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the energy of each photon is E=h*f
compaire frequances of ultraviolet and infrared
Einstein was awarded the 1921 Nobel Prize for his explanation of the photoelectric effect. Experimentalists had found that '... [sic] when a metallic surface is exposed to electromagnetic radiation above a certain threshold frequency (typically visible light), the light is absorbed and electrons are emitted. In 1902, Philipp Eduard Anton von Lenard observed that the energy of individual emitted electrons increased with the frequency, or color, of the light. This was at odds with James Clerk Maxwell's wave theory of light, which predicted that the electron energy would be proportional to the intensity of the radiation. ...(Wikipedia)'
Einstein's theory, published in 1905, accounted for the emission of electrons from a surface, when it is illuminated by light, by describing light a a 'photon' or quantised packet of energy. The energy of the photon was described as being directly proportional to the frequency of the light. With the constant of proportionality, within the energy 'E' / frequency 'f' relationship, being Planck's constant 'h'. Thus, a photon of light has a 'quantised' energy given by the expression: -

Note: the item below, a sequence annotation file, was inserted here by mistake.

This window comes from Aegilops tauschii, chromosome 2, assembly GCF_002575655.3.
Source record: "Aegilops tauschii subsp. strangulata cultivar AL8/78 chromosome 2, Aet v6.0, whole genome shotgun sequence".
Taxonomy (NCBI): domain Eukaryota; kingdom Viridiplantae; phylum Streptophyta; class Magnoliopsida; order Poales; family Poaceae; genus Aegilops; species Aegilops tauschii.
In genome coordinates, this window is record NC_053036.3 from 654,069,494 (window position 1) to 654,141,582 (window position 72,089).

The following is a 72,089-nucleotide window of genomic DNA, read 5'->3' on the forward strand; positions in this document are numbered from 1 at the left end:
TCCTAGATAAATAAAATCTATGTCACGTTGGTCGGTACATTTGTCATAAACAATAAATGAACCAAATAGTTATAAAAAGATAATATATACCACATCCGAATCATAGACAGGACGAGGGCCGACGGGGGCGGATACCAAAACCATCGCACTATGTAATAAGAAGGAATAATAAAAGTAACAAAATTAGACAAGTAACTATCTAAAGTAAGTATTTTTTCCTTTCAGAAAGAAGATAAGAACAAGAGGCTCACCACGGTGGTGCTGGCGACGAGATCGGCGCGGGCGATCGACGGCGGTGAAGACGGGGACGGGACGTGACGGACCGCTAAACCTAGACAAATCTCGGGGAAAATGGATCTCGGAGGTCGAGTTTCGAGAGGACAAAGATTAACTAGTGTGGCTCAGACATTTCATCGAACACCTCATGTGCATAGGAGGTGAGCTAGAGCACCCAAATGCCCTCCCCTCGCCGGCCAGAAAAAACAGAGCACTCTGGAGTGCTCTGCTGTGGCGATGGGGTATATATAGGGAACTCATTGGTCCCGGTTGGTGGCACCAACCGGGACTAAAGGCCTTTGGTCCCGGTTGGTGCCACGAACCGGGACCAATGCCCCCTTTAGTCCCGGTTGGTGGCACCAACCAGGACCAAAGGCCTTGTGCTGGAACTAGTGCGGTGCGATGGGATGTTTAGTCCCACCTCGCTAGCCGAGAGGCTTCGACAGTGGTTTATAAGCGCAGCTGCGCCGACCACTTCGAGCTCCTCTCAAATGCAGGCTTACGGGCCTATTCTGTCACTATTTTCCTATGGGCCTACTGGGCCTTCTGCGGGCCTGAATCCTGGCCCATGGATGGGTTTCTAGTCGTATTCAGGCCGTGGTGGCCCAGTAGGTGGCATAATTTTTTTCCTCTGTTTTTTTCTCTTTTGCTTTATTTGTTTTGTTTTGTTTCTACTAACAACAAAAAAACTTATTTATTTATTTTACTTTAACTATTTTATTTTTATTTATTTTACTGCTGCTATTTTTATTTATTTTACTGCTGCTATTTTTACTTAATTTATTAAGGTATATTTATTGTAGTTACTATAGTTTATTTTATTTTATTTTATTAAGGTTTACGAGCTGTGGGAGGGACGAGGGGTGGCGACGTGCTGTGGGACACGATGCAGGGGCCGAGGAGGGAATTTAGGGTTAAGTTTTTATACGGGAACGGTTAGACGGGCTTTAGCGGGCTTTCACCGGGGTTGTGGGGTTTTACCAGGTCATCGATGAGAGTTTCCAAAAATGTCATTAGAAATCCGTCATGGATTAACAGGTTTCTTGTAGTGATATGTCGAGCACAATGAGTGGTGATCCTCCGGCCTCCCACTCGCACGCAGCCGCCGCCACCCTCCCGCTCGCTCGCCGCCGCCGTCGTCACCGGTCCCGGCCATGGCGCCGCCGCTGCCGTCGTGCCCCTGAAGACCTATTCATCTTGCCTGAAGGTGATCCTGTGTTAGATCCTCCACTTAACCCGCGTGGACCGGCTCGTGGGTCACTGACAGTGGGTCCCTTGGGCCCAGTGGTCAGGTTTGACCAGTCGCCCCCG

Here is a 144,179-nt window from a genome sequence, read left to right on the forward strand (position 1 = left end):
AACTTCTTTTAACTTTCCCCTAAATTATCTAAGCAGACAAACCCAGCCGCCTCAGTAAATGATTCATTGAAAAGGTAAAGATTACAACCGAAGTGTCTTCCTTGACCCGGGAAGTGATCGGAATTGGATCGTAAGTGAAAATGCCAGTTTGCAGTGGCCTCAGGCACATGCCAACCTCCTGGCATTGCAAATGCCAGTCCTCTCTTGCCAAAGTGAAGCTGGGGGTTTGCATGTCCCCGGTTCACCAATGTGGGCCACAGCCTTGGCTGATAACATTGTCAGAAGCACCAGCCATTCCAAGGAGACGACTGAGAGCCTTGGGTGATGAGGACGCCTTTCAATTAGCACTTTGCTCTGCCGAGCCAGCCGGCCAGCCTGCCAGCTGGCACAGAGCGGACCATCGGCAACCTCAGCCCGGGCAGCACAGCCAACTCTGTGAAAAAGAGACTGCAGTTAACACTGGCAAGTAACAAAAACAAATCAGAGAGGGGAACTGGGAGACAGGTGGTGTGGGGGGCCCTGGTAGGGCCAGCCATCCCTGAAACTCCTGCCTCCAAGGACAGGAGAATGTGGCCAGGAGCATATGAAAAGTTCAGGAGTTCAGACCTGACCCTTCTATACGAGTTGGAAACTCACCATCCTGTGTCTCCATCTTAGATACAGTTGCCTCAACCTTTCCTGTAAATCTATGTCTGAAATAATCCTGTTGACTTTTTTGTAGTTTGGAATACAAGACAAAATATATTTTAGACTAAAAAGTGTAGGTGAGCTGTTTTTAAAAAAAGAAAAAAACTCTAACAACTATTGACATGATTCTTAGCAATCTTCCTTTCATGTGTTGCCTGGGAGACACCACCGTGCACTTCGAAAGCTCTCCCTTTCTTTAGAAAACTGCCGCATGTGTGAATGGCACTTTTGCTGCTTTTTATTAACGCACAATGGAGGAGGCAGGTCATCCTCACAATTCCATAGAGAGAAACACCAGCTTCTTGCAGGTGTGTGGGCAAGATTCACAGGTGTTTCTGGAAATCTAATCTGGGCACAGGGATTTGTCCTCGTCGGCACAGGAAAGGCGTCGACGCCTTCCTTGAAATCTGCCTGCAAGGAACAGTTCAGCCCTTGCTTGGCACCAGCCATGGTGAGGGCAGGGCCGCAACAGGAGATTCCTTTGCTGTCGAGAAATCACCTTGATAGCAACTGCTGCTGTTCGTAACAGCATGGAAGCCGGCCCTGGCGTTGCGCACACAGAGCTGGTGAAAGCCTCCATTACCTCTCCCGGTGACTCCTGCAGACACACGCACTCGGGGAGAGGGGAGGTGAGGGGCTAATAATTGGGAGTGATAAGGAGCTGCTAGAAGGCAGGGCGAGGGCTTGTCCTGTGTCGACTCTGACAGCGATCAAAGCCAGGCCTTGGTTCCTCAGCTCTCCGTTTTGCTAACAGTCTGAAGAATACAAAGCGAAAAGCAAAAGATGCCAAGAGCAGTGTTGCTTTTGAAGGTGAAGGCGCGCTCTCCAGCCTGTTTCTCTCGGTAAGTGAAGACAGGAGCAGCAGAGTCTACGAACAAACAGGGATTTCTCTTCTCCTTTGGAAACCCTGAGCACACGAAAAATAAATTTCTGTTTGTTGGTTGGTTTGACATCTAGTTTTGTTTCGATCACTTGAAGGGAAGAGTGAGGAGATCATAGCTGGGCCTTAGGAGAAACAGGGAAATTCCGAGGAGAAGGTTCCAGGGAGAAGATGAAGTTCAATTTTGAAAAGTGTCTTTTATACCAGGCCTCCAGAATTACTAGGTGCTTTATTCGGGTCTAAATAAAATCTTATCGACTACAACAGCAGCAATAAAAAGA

E = hf
Hence, if 'light' may be found in the decreasing wavelength range of: infra-red, red, orange, yellow, green, blue, indigo, violet, and ultra-violet, then because of the relationship between frequency 'f' and wavelenght 'λ' and the speed of light 'c' (from the wave model of light): -
c = λ x f
for decreasing electromagnetic (or light) wavelength the frequency is increasing. Thus, as the frequency of the light increases so too must its energy (from Einstein's equation (above)). Hence, ultra-violet light has more energy than infra-red radiation because it has a shorter wavelength and, thus, a much higher frequency.